"We don't want to move too fast with her, where we stress out the baby," Evans said. "It's going to be a gradual process."
A suite has been set up for Gladys and the human surrogates, within view, hearing and smell of the other gorillas. Evans said that so far, they have responded hospitably.
"Babies have a calming effect on a gorilla community," he said. "The two females were just fixated on that baby."
Gladys is gaining weight, big for her age at nearly 7 pounds, and alert and apparently curious, looking around a lot at her surroundings.
When working on her transition plan, Evans considered bringing in veteran neonatal nurses, but decided that familiarity with gorilla behavior was more important. As the baby progresses, volunteers who have worked with gorillas may be added to help.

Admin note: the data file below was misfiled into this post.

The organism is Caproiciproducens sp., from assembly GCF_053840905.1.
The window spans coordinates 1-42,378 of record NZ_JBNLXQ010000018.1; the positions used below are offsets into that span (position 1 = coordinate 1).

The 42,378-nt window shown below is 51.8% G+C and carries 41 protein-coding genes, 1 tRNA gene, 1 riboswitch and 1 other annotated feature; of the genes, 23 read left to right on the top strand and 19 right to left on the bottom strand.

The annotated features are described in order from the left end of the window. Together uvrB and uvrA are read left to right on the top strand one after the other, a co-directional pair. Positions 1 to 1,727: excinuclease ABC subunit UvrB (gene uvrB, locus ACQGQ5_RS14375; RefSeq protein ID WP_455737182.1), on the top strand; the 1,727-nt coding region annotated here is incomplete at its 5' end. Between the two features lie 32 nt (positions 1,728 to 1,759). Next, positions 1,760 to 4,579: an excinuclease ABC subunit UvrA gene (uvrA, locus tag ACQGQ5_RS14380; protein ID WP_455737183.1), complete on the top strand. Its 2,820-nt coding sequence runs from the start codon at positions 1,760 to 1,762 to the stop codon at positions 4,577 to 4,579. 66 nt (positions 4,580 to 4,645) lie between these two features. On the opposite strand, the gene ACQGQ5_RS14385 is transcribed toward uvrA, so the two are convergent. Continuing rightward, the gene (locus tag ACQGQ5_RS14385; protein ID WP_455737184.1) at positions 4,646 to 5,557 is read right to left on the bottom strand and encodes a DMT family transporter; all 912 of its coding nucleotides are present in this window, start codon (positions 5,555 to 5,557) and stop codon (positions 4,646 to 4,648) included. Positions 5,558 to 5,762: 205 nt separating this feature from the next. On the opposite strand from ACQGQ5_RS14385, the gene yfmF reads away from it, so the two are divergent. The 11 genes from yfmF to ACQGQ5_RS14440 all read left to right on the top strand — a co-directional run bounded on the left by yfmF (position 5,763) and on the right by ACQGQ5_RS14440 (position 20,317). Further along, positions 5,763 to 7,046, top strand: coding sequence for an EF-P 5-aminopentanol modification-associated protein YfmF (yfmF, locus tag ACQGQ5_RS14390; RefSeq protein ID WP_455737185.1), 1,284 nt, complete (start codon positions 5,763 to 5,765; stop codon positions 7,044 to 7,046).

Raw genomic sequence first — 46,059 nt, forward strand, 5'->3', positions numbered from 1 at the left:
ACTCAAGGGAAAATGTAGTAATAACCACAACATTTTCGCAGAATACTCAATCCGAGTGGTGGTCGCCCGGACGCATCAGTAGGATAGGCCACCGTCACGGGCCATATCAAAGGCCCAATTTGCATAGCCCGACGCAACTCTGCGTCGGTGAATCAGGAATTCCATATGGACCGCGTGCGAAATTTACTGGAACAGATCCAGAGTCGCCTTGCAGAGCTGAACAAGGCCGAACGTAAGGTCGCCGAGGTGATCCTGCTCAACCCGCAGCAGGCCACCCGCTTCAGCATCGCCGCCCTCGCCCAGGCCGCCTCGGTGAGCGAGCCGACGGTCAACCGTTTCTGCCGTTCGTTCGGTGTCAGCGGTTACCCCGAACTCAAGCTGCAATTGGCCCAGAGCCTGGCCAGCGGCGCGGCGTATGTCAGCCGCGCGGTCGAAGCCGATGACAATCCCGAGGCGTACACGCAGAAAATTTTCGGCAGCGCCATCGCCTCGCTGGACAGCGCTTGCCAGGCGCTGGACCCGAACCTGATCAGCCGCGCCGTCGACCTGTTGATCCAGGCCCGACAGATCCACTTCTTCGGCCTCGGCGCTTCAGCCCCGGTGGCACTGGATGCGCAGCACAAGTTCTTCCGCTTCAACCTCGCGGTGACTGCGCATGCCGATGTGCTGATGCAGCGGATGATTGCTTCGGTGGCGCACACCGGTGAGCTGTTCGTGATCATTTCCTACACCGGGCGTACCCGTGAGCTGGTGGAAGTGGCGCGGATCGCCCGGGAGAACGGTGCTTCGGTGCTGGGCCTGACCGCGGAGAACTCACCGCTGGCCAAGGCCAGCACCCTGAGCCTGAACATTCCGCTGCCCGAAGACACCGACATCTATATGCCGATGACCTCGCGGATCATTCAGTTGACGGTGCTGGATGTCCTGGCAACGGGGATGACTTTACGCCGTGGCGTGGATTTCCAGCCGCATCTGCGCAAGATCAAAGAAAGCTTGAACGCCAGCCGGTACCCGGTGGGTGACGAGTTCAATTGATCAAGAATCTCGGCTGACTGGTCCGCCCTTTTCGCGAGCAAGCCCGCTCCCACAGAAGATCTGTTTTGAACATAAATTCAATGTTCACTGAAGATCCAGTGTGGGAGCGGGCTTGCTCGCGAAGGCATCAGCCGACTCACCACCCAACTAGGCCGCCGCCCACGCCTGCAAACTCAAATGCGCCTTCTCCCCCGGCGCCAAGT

Zoo spokeswoman Tiffany Barnes said the surrogate effort has drawn wide interest, with thousands of emails and social media responses already. There have been plenty of volunteers from the public to cuddle and bottle-feed the baby gorilla or otherwise help out.
"At this point, we aren't in need of volunteers, as we are using zoo staff members who have ape behavior knowledge and experience," she said. "That being said, if we ever needed volunteers, we know we don't have to look far."